Little Women, Apiary | Hideout | Jazz | Chicago Reader

Little Women, Apiary Member Picks Soundboard Recommended Critics' Picks

When: Wed., April 7, 9:30 p.m. 2010

Last year young New York saxophonist Darius Jones made waves with his debut album, Man'ish Boy (A Raw & Beautiful Thing), a sensual blast of dark, ruminative post-Coltrane free jazz. On that record Jones cozied up to swinging rhythms and smoldering melodies, so it's a bit of a shock at first to hear him in the quartet Little Women, whose ferociously abrasive music recalls the tightly wound "brutal prog" that former Chicagoan Weasel Walter used to play with the Flying Luttenbachers. Their first full-length, Throat (due later this month on Aum Fidelity), is a seven-part suite that uses recurring clusters of tightly registered blasts to lend structure to the same kind of blitzing chaos that defines Peter Brötzmann's 1968 classic Machine Gun—there's a constant push-pull between rigidly metered pummeling and unhinged violence. Over the high-speed, almost martial rhythms of drummer Jason Nazary and guitarist Andrew Smiley, Jones and fellow reedist Travis Laplante blow terse lockstep riffs that frequently explode into tangled strands of overblown overtones. But Throat isn't always assaultive: sometimes the two reedists uncork eerie unaccompanied long tones, or the band reshapes a melody that sounds like an old spiritual (a la Albert Ayler) into a beautiful meditation that wouldn't feel out of place in a Radiohead song. Little Women toggle between extremes with impressive fluidity, and the transitions consistently make sense—something that couldn't always be said of their debut EP, Teeth. I'm looking forward to the next step in their evolution. Little Women also play Thursday, April 8, at the Velvet Lounge; Ken Vandermark opens that show with a solo set. —Peter Margasak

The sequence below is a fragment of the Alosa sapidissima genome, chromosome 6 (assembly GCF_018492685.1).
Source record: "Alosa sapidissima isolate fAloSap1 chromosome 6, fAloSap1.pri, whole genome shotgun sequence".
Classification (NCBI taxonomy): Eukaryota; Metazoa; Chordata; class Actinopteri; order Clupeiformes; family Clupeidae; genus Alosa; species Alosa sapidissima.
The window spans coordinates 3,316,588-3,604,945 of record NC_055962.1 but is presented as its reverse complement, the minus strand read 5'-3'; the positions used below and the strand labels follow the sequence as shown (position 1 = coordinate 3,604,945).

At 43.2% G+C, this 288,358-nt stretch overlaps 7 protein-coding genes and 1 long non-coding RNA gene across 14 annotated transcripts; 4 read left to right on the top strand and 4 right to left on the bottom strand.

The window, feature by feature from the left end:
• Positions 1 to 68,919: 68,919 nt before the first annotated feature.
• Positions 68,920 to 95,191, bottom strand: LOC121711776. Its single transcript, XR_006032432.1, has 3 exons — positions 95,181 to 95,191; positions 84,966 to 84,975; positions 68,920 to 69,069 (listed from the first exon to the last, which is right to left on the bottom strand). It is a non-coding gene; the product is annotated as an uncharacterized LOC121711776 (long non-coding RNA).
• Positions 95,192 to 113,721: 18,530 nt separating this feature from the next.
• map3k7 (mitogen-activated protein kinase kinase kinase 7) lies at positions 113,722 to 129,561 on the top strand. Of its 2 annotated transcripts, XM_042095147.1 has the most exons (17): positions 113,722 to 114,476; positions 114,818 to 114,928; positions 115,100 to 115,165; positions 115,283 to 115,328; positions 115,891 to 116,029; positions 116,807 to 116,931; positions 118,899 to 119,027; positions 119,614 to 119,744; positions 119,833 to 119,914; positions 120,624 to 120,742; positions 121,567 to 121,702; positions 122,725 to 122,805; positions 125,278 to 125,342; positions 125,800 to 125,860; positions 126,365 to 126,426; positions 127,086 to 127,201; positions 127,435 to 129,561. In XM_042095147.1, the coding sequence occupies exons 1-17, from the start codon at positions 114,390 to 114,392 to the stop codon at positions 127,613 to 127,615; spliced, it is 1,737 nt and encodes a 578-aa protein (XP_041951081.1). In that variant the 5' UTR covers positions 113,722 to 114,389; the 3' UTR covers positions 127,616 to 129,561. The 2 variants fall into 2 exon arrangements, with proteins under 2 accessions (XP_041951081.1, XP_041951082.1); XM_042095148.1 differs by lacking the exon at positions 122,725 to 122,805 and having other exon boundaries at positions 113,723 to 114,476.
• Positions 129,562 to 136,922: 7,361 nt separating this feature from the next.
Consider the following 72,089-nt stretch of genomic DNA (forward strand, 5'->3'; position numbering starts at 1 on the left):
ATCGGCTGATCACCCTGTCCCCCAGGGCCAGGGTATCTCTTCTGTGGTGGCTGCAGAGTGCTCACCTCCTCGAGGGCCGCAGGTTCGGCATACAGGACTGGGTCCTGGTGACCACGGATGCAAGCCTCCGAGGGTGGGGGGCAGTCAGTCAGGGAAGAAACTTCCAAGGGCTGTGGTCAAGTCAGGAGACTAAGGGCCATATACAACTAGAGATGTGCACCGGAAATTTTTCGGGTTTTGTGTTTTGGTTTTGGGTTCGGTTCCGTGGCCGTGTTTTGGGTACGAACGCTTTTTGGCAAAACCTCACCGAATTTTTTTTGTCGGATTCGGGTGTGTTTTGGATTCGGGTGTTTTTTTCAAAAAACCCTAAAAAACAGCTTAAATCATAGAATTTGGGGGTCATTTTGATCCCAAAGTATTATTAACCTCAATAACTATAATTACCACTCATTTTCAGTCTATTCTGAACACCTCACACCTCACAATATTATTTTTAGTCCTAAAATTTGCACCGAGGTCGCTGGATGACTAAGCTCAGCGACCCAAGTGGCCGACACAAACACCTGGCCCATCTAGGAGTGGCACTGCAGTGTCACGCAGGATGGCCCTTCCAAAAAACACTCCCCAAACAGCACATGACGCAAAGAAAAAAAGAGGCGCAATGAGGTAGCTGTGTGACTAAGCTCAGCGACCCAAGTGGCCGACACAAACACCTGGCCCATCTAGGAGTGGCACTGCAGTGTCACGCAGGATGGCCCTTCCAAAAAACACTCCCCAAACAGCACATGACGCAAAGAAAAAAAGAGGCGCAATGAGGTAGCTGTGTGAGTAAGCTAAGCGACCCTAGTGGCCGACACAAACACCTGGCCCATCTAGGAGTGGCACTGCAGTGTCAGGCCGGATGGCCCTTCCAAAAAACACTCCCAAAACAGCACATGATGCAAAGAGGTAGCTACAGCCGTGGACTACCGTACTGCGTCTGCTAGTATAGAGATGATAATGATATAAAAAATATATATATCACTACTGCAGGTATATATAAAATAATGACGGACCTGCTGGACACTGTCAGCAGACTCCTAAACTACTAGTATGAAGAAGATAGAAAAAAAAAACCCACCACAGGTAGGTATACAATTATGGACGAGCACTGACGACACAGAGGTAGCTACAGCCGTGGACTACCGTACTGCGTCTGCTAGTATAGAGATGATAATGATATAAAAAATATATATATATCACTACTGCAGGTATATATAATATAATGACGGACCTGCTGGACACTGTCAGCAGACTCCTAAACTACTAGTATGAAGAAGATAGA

Price: $8

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